|Born||James J. Corcoran
|Died||November 13, 1900
Manhattan, New York, United States
Cause of death
|Other names||Paddy Corcoran|
|Occupation||Truckman and businessman|
|Known for||Founder of the New York Irish enclave of "Corcoran's Roost" and Kip's Bay.|
James J. "Jimmy" Corcoran (1819 – November 13, 1900) was an Irish-born American laborer and well-known personality among the Irish-American community of the historic "Corcoran's Roost" and the Kip's Bay districts, roughly the area near 40th Street and First Avenue in Manhattan, and was widely regarded as the champion of working class Irish immigants between 1850 and 1880.
He is alleged to have been somewhat of an underworld figure, under the alias Paddy Corcoran, founding the Rag Gang which operated with his sons on the Manhattan waterfront during the late 19th century  and presumably carried on by his son Tommy Corcoran for a decade after his death.
Corcoran was born in Balbriggen, Ireland, near Dublin, and immigrated to the United States when he was 25. He worked as a laborer in New Orleans for a time and also lived in Cold-Spring-on-the-Hudson before settling in New York City prior to the American Civil War. He found work as a truckman and, experiencing some prejudice, Corcoran made a home in a squatter colony in Dutch Hill. The colony was constructed on an earth mound near 40th Street and the First Avenue and was considered a high-crime poverty-stricken area of the city.
Corcoran was the first to organize neighboring squatters, particularly the Ward, Henry, Nugent, Cullen and Killian families, to build a permanent shanty community. By the 1860s, he had become acknowledged as head of the colony. During its early years, residents feuded with neighboring squatters on Clara's Hill, founded by immigrants who had lived in the same region in Mountmillick, Ireland. Frequent fighting led to altercations with police, whom the squatters often turn against to the amusement of onlookers, and Corcoran would often put up bail for offenders and was reputed to have "a caustic tongue and a ready wit" when he arrived at the local station house.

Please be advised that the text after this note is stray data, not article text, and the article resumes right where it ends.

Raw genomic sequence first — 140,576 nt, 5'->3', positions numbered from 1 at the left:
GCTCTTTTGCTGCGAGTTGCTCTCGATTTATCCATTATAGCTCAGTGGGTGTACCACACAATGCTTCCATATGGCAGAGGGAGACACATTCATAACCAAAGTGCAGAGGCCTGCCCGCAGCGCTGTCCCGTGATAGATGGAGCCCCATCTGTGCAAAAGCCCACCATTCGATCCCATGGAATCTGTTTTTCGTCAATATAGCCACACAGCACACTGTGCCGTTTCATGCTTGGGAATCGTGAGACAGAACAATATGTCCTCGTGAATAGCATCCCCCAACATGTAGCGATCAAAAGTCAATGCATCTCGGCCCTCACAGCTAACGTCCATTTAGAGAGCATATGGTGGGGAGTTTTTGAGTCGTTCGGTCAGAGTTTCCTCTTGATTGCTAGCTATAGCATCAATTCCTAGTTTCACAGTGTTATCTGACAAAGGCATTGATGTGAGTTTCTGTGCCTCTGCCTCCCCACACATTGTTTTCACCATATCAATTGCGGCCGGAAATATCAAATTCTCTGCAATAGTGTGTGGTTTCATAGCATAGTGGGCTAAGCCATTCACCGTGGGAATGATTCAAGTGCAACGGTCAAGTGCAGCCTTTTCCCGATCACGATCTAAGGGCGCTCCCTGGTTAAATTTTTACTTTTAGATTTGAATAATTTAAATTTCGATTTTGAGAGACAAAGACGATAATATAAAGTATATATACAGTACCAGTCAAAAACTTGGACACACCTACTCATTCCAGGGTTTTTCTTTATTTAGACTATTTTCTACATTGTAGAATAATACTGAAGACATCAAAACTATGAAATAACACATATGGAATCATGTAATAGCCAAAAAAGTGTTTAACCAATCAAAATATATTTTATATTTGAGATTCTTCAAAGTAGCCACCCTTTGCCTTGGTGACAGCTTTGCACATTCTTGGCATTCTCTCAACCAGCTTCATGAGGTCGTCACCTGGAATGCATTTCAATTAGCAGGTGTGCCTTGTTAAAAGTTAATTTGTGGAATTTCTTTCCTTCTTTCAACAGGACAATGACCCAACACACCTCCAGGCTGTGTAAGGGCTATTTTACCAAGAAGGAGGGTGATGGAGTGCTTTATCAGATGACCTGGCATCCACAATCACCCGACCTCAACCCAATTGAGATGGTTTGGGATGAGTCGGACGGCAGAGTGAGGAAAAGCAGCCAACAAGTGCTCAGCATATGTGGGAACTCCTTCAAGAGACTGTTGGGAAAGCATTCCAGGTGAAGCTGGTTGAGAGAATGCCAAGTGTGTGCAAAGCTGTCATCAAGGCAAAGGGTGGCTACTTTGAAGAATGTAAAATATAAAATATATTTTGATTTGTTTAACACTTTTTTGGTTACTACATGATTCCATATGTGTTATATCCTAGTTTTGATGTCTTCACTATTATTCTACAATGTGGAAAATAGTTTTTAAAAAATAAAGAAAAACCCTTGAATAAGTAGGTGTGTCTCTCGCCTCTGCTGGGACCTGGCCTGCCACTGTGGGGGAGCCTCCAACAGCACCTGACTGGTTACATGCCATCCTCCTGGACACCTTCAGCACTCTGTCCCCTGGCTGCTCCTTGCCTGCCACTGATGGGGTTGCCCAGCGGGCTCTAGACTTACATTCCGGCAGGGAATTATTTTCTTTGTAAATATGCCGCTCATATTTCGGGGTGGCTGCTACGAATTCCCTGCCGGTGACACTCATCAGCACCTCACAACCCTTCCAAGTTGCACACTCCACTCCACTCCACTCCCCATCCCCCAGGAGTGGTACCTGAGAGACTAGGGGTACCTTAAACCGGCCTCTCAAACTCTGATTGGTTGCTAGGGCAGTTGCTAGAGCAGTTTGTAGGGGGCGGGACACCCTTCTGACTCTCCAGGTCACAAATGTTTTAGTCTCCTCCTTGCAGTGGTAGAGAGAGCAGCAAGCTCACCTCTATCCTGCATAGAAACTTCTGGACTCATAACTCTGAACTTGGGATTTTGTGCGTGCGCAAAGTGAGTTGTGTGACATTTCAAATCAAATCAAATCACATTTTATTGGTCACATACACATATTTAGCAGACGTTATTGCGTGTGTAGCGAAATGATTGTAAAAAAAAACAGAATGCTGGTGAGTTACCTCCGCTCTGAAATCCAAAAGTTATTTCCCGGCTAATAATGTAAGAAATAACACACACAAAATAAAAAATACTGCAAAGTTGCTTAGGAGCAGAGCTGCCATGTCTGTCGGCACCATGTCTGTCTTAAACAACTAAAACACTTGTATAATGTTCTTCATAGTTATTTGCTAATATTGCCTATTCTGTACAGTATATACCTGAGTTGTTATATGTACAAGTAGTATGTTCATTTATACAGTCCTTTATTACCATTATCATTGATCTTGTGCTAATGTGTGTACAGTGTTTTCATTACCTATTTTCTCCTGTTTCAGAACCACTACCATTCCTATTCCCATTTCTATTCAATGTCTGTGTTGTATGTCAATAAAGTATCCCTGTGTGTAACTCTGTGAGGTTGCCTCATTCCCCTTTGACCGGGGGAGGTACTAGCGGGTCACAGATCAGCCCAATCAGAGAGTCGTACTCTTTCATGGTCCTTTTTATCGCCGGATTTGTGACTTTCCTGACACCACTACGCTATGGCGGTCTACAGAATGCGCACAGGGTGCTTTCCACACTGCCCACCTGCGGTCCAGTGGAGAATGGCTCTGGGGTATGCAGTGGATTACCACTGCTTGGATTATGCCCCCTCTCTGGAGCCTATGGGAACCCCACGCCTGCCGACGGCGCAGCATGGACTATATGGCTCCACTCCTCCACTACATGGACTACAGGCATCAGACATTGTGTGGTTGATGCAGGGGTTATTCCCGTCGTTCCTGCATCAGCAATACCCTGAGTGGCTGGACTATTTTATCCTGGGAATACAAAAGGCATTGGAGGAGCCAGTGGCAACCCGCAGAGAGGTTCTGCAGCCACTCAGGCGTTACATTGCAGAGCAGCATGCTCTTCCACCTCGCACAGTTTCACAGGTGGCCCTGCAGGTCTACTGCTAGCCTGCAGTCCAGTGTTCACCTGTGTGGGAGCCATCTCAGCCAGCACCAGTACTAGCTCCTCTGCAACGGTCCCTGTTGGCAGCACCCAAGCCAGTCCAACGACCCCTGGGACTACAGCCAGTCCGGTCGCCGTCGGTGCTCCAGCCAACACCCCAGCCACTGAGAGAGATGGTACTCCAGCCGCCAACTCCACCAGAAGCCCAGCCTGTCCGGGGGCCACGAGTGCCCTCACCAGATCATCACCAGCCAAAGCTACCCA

He and his family eventually left the colony and moved to a nearby brick house on East Fortieth Street but remained involved in its affairs for another twenty years. In May 1899, he offered the deed to Corcoran's Roost as security to release Robert Dougherty on bail from Yorkville Court. His wife, Kathleen, mother to his 10 children, died in August, 1899. After his wife's death, Corcoran lived for another year before he died at his home "shrived and regretted" on November 13, 1900. He was survived by three sons and a daughter. He had been successful in business during his later years, with an estate worth $25,000 and owning several roadhouses, which he left to his four children upon his death.
The earth from Dutch Hill was later partly used to construct present-day Cob Dock at the New York Navy Yard and its site became a tenement district. Tudor City was built on the site of Corcoran's Roost during the late 1920s and a Gothic inscription was later engraved above the entrance of the central Tudor Tower in his memory.
- Federal Writers' Project. New York City: Vol 1, New York City Guide. Vol. I. American Guide Series. New York: Random House, 1939.
- Rachlis, Eugene and John E. Marqusee. The Landlords. New York: Random House, 1963. (pg. 163)
- Wolfe, Gerard R. New York, 15 Walking Tours: An Architectural Guide to the Metropolis. New York: McGraw-Hill Professional, 2003. (pg. 355) ISBN 0-07-141185-2
- Asbury, Herbert. The Gangs of New York: An Informal History of the New York Underworld. New York: Alfred A. Knopf, 1928. (pg. 335) ISBN 1-56025-275-8
- "James Corcoran In Court; Ruler of Corcoran's Roost Goes Bail for a Man After His Own Heart". New York Times. 02 May 1899
- James J. Corcoran Dead.; Ex-Chief of Irish Squatter Colony on Old Dutch Hill Passes Away in His Eighty-second Year". New York Times. 14 November 1900
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